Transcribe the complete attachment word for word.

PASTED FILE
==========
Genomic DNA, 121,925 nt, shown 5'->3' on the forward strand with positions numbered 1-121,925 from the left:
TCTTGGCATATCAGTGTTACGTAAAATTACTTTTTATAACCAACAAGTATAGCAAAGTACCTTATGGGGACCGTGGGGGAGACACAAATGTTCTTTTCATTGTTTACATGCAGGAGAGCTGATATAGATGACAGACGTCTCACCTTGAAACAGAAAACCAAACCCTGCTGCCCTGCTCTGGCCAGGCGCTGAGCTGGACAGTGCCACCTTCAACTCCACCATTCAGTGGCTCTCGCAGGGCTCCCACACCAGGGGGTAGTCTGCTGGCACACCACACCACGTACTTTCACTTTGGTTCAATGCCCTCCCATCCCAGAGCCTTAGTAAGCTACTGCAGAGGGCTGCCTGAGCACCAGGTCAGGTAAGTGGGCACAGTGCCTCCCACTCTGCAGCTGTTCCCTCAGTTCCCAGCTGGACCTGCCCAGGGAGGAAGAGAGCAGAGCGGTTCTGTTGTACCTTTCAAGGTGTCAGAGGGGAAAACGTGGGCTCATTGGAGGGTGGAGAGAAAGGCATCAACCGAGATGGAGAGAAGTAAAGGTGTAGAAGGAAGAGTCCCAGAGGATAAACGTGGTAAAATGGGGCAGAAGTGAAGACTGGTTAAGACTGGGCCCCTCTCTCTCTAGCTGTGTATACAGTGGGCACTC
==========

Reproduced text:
Genomic DNA, 121,925 nt, shown 5'->3' on the forward strand with positions numbered 1-121,925 from the left:
TCTTGGCATATCAGTGTTACGTAAAATTACTTTTTATAACCAACAAGTATAGCAAAGTACCTTATGGGGACCGTGGGGGAGACACAAATGTTCTTTTCATTGTTTACATGCAGGAGAGCTGATATAGATGACAGACGTCTCACCTTGAAACAGAAAACCAAACCCTGCTGCCCTGCTCTGGCCAGGCGCTGAGCTGGACAGTGCCACCTTCAACTCCACCATTCAGTGGCTCTCGCAGGGCTCCCACACCAGGGGGTAGTCTGCTGGCACACCACACCACGTACTTTCACTTTGGTTCAATGCCCTCCCATCCCAGAGCCTTAGTAAGCTACTGCAGAGGGCTGCCTGAGCACCAGGTCAGGTAAGTGGGCACAGTGCCTCCCACTCTGCAGCTGTTCCCTCAGTTCCCAGCTGGACCTGCCCAGGGAGGAAGAGAGCAGAGCGGTTCTGTTGTACCTTTCAAGGTGTCAGAGGGGAAAACGTGGGCTCATTGGAGGGTGGAGAGAAAGGCATCAACCGAGATGGAGAGAAGTAAAGGTGTAGAAGGAAGAGTCCCAGAGGATAAACGTGGTAAAATGGGGCAGAAGTGAAGACTGGTTAAGACTGGGCCCCTCTCTCTCTAGCTGTGTATACAGTGGGCACTC